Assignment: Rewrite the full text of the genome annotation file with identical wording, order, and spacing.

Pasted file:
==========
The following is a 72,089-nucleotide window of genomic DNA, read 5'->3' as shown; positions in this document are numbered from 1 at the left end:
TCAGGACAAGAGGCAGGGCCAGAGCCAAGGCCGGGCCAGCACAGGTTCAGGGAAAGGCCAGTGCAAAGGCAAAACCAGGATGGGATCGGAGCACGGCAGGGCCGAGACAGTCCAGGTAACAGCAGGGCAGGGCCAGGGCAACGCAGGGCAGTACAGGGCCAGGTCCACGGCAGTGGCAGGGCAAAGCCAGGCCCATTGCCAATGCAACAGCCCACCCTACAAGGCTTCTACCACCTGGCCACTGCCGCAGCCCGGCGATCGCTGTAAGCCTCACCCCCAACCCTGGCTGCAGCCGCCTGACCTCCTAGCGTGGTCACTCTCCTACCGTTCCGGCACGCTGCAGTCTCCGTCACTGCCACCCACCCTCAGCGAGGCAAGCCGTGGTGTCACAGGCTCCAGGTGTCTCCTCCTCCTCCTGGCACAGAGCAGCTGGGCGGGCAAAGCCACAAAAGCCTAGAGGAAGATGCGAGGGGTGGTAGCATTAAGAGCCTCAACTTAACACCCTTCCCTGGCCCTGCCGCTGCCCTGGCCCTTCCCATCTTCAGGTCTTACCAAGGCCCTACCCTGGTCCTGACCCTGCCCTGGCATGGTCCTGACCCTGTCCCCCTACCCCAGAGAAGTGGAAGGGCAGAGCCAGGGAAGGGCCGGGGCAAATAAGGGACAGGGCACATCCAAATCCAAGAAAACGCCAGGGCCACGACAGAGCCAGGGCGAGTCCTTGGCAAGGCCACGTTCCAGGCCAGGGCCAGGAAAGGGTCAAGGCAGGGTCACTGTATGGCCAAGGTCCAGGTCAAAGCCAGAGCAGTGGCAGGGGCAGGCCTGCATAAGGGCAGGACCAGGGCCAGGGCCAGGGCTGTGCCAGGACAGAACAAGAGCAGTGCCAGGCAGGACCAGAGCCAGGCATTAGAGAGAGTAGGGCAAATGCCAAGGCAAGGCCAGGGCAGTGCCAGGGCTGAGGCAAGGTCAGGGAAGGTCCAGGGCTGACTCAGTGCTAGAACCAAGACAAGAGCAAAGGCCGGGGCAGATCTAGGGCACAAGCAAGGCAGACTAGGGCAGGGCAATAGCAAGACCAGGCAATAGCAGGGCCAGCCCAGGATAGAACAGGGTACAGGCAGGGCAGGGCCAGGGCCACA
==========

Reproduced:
The following is a 72,089-nucleotide window of genomic DNA, read 5'->3' as shown; positions in this document are numbered from 1 at the left end:
TCAGGACAAGAGGCAGGGCCAGAGCCAAGGCCGGGCCAGCACAGGTTCAGGGAAAGGCCAGTGCAAAGGCAAAACCAGGATGGGATCGGAGCACGGCAGGGCCGAGACAGTCCAGGTAACAGCAGGGCAGGGCCAGGGCAACGCAGGGCAGTACAGGGCCAGGTCCACGGCAGTGGCAGGGCAAAGCCAGGCCCATTGCCAATGCAACAGCCCACCCTACAAGGCTTCTACCACCTGGCCACTGCCGCAGCCCGGCGATCGCTGTAAGCCTCACCCCCAACCCTGGCTGCAGCCGCCTGACCTCCTAGCGTGGTCACTCTCCTACCGTTCCGGCACGCTGCAGTCTCCGTCACTGCCACCCACCCTCAGCGAGGCAAGCCGTGGTGTCACAGGCTCCAGGTGTCTCCTCCTCCTCCTGGCACAGAGCAGCTGGGCGGGCAAAGCCACAAAAGCCTAGAGGAAGATGCGAGGGGTGGTAGCATTAAGAGCCTCAACTTAACACCCTTCCCTGGCCCTGCCGCTGCCCTGGCCCTTCCCATCTTCAGGTCTTACCAAGGCCCTACCCTGGTCCTGACCCTGCCCTGGCATGGTCCTGACCCTGTCCCCCTACCCCAGAGAAGTGGAAGGGCAGAGCCAGGGAAGGGCCGGGGCAAATAAGGGACAGGGCACATCCAAATCCAAGAAAACGCCAGGGCCACGACAGAGCCAGGGCGAGTCCTTGGCAAGGCCACGTTCCAGGCCAGGGCCAGGAAAGGGTCAAGGCAGGGTCACTGTATGGCCAAGGTCCAGGTCAAAGCCAGAGCAGTGGCAGGGGCAGGCCTGCATAAGGGCAGGACCAGGGCCAGGGCCAGGGCTGTGCCAGGACAGAACAAGAGCAGTGCCAGGCAGGACCAGAGCCAGGCATTAGAGAGAGTAGGGCAAATGCCAAGGCAAGGCCAGGGCAGTGCCAGGGCTGAGGCAAGGTCAGGGAAGGTCCAGGGCTGACTCAGTGCTAGAACCAAGACAAGAGCAAAGGCCGGGGCAGATCTAGGGCACAAGCAAGGCAGACTAGGGCAGGGCAATAGCAAGACCAGGCAATAGCAGGGCCAGCCCAGGATAGAACAGGGTACAGGCAGGGCAGGGCCAGGGCCACA